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Erectile Dysfunction Radio Podcast
Today’s episode of the Erectile Dysfunction Radio Podcast is about erectile dysfunction and its impact on couples in long-term relationships.
We dedicate this podcast to educating and empowering men to address erectile dysfunction, improve confidence, and enhance the satisfaction in their relationships. This podcast is hosted by certified sex therapist, Mark Goldberg, LCMFT, CST.
Transcript of Episode 45 – Long-Term Relationships and Erectile Dysfunction
Casey: I’m Casey the podcast producer here, today I’m going to be interviewing Mark, our traditional podcast host here at E.D. Radio, about long-term relationships and the impact that they can have on erectile dysfunction.
Many couples in long-term relationships may be struggling with this very issue. How to keep the spark alive? How do you keep the excitement alive of that time period when you first met your spouse or your partner in your relationship? Mark, I’m sure this is an age-old issue, so how should couples deal with this?
Mark: If I could answer that question over the short period of time that we have on this podcast, I would be very, very busy working with couples, and I would have published a couple of books by now.
As you’ve identified, this is an age-old issue and it is a challenging one. This is common, very common, and I encourage couples to recognize that this is not an indication of some fundamental breakdown in the nature of your relationship. This is not necessarily a sign that something has gone terribly wrong and the two of you have grown apart.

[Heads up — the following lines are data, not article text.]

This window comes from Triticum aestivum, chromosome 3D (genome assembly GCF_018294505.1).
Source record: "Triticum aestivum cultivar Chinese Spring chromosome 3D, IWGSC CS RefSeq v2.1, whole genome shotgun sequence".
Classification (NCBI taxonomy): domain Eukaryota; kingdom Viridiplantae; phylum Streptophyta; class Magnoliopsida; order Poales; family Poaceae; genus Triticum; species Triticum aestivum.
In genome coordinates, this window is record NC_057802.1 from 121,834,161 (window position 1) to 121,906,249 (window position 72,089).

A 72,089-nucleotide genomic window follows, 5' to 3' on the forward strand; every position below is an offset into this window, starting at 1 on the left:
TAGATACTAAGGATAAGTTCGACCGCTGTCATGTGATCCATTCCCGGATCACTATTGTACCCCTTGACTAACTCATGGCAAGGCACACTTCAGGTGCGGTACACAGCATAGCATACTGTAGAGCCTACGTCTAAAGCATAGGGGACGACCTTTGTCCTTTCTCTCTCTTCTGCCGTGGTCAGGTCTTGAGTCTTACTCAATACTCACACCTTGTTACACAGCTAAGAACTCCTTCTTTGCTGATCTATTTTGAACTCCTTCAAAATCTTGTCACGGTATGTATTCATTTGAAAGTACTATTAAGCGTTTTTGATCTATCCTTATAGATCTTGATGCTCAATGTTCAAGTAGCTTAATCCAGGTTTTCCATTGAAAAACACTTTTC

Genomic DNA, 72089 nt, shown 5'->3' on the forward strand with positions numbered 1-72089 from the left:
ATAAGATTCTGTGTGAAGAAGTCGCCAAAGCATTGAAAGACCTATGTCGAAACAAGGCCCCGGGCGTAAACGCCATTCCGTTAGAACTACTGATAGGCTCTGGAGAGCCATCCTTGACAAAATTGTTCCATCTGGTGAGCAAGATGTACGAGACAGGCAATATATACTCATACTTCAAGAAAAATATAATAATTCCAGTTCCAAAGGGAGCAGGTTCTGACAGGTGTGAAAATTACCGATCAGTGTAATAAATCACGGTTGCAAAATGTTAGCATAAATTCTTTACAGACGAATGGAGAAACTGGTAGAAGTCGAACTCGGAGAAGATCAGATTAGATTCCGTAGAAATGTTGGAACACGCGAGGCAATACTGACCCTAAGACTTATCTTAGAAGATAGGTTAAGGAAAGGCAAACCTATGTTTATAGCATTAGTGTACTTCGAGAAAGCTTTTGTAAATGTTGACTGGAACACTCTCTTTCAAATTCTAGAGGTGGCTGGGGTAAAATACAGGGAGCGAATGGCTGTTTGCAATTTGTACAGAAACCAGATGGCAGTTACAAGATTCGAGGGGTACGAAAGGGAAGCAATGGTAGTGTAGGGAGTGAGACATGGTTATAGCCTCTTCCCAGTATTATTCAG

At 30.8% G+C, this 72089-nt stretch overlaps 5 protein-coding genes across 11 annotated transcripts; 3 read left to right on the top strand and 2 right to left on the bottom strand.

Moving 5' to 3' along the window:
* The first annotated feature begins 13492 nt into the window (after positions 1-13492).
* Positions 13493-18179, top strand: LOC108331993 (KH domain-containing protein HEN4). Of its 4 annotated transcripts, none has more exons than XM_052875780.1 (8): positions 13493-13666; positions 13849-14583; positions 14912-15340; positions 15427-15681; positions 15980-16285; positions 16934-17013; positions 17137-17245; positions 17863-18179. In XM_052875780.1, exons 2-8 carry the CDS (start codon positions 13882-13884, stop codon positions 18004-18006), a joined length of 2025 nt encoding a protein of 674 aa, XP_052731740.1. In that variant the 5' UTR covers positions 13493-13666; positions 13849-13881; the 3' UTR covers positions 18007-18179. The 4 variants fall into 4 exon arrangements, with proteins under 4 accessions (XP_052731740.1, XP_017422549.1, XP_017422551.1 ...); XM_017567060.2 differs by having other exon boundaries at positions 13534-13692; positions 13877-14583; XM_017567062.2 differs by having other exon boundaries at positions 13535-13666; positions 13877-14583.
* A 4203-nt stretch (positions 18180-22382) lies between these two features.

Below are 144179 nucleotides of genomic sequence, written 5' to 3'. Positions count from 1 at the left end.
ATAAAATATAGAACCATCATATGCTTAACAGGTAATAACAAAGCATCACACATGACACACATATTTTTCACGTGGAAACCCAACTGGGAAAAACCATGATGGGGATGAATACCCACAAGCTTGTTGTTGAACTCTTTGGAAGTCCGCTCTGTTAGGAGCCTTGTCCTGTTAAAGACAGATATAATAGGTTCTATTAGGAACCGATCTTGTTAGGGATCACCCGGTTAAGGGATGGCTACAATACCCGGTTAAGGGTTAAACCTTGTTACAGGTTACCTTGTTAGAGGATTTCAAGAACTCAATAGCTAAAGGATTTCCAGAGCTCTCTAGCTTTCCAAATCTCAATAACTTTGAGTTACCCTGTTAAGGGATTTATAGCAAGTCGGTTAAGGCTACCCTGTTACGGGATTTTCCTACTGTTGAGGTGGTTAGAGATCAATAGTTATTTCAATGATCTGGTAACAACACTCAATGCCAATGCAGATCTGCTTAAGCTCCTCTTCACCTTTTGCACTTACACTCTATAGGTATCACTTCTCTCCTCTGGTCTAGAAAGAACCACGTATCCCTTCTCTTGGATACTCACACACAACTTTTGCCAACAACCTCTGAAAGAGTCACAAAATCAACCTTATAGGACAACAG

I believe that this is a challenge that most, if not all couples will encounter in long-term relationships, so I want to first say without necessarily mentioning how to deal with this, this is not a sign that your relationship is falling apart.
At the same time, if these patterns persist and are causing one or both people in the relationship to feel distress, it can lead to further problems.
Casey: How do changes over time such as appearances, maybe even personality traits, how do these changes within a relationship, impact sexual health and ultimately erectile dysfunction?
Mark: Every relationship is different and how exactly changes in appearances, personality traits and the like, how exactly these things impact human sexuality, and ultimately erections and erectile dysfunction is difficult to say. As a general statement, what seems pretty clear is that over time, things that we have found attractive in our partners, don’t really captivate us in the same kind of way.
Things that one time we thought were attractive, cute, adorable, are the things that end up annoying us and causing us frustration and agitation, why exactly this happens, I cannot say, but this does seem to be the pattern as couples go through their relationship.
This seems to be a very common progression, unless work is being done on the relationship to keep things in a positive direction.